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Proc Natl Acad Sci U S A. 2003 Nov 11;100(23):13424-9. Epub 2003 Oct 27.

Loss-of-function mutations in the human GLI2 gene are associated with pituitary anomalies and holoprosencephaly-like features.

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Medical Genetics Branch, National Human Genome Research Institute, National Institutes of Health, Bethesda, MD 20892-1852, USA.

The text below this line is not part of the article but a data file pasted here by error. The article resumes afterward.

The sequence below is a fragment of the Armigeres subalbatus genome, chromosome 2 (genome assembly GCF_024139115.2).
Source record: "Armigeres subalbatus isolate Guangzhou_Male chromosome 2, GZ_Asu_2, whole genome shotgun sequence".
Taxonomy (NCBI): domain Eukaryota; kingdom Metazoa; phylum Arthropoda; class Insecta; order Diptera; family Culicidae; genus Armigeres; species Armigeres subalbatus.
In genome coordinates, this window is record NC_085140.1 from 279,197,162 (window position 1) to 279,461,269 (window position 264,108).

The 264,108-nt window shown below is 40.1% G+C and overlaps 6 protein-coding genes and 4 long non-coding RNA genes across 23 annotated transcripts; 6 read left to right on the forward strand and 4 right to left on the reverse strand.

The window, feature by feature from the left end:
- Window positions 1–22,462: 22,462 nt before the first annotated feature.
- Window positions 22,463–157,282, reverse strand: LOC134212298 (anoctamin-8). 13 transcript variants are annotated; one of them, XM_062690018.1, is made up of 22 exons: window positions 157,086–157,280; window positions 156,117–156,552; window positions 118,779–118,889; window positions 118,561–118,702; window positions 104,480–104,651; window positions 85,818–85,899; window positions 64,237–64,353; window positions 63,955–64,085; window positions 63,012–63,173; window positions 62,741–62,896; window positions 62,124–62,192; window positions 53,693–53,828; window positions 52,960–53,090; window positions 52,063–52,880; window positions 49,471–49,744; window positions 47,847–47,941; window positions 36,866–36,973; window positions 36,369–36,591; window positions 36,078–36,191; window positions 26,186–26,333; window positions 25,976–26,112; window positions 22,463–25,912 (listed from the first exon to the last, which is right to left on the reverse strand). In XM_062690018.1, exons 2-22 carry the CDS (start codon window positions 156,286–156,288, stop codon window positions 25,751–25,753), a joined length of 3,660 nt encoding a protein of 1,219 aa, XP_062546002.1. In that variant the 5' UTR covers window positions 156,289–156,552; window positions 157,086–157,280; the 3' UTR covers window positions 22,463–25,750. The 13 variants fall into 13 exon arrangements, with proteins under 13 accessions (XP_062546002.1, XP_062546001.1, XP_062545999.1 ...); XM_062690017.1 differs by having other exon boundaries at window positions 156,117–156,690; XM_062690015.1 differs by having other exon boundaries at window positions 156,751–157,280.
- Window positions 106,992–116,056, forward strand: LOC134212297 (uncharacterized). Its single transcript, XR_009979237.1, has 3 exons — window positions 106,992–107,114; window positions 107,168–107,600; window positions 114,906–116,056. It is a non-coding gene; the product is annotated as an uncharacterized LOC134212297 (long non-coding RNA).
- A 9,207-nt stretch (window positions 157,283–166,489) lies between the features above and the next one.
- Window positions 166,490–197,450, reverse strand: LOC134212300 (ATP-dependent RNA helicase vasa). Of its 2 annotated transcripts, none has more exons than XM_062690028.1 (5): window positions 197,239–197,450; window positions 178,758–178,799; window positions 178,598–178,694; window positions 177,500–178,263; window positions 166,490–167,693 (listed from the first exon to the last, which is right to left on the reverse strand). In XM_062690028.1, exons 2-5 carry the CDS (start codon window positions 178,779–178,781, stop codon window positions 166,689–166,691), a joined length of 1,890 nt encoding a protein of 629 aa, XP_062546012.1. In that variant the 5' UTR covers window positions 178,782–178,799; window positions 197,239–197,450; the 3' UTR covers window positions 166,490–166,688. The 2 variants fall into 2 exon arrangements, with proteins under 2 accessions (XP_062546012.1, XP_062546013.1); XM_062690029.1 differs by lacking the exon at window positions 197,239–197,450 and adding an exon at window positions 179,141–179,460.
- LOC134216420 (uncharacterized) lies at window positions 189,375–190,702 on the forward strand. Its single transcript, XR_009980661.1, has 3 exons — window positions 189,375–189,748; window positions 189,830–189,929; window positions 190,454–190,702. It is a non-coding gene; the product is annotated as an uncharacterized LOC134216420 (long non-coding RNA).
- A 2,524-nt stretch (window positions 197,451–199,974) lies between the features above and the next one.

Diminished Sonic Hedgehog (Shh) signaling is associated with the most common forebrain defect in humans, holoprosencephaly (HPE), which includes cyclopia, a phenotype also seen in mice and other vertebrates with defective Shh signaling. The secreted protein Shh acts as a crucial factor that patterns the ventral forebrain and is required for the division of the primordial eye field and brain into two discrete halves. Gli2 is one of three vertebrate transcription factors implicated as obligatory mediators of Shh signal transduction. Here, we show that loss-of-function mutations in the human GLI2 gene are associated with a distinctive phenotype (within the HPE spectrum) whose primary features include defective anterior pituitary formation and pan-hypopituitarism, with or without overt forebrain cleavage abnormalities, and HPE-like midfacial hypoplasia. We also demonstrate that these mutations lack GLI2 activity. We report on a functional association between GLI2 and human disease and highlight the role of GLI2 in human head development.

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